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For Your Consideration 

A U.K. comedy duo you should check out. Plus, a new bio on old tycoons, and Northwest punk in New York.

click to enlarge Peep Show
  • Peep Show

TV
Peep Show

David Mitchell and Robert Webb are unknown on this side of the Atlantic, but the comedy duo is widely recognized throughout the U.K. as the writing/acting team of the sketch series That Mitchell and Webb Look, and as the faces of Apple’s glib “Get a Mac” ads. They’re also the stars of the acclaimed sitcom Peep Show. This cinéma vérité-style series mirrors the ill-fated gem Arrested Development — but with the comedic awkwardness turned up to 11. Although the show is on hiatus for 2011, Hulu lets you stream all the episodes dating back to the grim hilarity of its first season in 2003.

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BOOK
The First Tycoon: The Epic Life of Cor-nelius Vanderbilt

The “epic” in the title of The First Tycoon: The Epic Life of Cornelius Vanderbilt is slightly misleading — typical publishing gimmickry that cheapens a serious book. But no matter. T.J. Stiles’ sympathetic (if melodramatic) account of the man who bought and sold entire steamboat lines before breakfast and built New York City’s first Grand Central Station as part of his transportation empire is still worth reading. Without being heavyhanded, it highlights eerie parallels between America in its formative years and today, such as the disastrous effects of stock-market manipulation and debates over the social responsibility of the ultra-rich.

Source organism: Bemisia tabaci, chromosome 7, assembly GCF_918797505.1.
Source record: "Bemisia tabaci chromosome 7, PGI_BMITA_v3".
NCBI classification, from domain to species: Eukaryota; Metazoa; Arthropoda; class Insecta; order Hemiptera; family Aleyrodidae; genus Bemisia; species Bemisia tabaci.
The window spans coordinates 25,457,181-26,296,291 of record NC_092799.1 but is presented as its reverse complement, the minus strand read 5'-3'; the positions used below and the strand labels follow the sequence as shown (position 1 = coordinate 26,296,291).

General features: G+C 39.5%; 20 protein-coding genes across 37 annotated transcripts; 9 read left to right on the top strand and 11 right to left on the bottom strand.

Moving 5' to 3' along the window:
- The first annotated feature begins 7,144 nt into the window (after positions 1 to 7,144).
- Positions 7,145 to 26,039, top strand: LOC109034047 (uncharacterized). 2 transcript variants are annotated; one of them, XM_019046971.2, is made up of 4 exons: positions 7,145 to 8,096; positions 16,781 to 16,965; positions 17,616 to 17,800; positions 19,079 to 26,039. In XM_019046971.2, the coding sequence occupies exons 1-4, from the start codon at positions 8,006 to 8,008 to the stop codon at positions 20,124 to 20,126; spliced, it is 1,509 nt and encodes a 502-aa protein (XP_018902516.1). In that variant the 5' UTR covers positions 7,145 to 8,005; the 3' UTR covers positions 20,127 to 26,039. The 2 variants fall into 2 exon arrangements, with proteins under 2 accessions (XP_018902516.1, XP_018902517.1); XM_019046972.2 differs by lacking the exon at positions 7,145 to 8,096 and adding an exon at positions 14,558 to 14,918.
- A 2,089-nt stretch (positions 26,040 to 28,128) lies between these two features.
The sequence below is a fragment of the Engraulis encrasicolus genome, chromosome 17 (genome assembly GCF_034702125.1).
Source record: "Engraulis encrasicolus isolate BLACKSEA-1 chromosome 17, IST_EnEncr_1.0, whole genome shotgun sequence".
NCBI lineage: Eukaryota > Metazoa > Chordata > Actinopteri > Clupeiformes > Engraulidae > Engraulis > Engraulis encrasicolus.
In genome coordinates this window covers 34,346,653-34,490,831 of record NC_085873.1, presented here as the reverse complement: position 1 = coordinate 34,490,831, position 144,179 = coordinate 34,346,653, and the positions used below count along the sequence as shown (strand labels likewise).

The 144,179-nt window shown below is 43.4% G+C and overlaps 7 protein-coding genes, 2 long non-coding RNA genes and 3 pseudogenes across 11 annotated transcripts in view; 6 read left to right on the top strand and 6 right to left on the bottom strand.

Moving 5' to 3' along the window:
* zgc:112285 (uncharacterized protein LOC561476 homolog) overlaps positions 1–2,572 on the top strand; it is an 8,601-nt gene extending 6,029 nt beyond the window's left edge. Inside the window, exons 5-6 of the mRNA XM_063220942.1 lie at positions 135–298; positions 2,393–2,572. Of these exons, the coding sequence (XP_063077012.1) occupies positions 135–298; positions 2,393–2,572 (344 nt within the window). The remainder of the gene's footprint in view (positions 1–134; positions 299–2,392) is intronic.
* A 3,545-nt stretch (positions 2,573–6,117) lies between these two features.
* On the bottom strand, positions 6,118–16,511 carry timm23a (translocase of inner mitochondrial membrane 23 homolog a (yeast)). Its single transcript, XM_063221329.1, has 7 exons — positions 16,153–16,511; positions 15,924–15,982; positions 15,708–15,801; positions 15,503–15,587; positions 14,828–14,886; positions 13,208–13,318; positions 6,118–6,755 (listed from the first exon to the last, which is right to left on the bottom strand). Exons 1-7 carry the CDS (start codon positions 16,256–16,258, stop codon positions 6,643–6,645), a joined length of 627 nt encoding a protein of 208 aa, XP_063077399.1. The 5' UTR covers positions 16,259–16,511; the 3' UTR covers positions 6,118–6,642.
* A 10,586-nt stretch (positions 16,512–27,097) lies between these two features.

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Widowspeak

You can take a band out of the Pacific Northwest, but you can’t take the Pacific Northwest out of the band. Though now based in Brooklyn, N.Y., Widowspeak has a sound suffused with the misty, dusk-colored solitude that resides in pockets of the region’s coniferous forests. Unsurprising, then, that the aptly titled “In the Pines” makes subtle atmospheric and lyrical references to Leadbelly’s “Where Did You Sleep Last Night?,” famously covered by another Seattle-area trio for an MTV Unplugged session. This excellent eponymous debut shuns overproduction for an aesthetic closer to SST-era Screaming Trees (“Nightcrawlers”) combined with the slow-burning, shoegaze vocals of Mazzy Star (“Ghost Boy”). In other words, to put it in a hyper-reductive nutshell, it’s like a lost Twin Peaks soundtrack.

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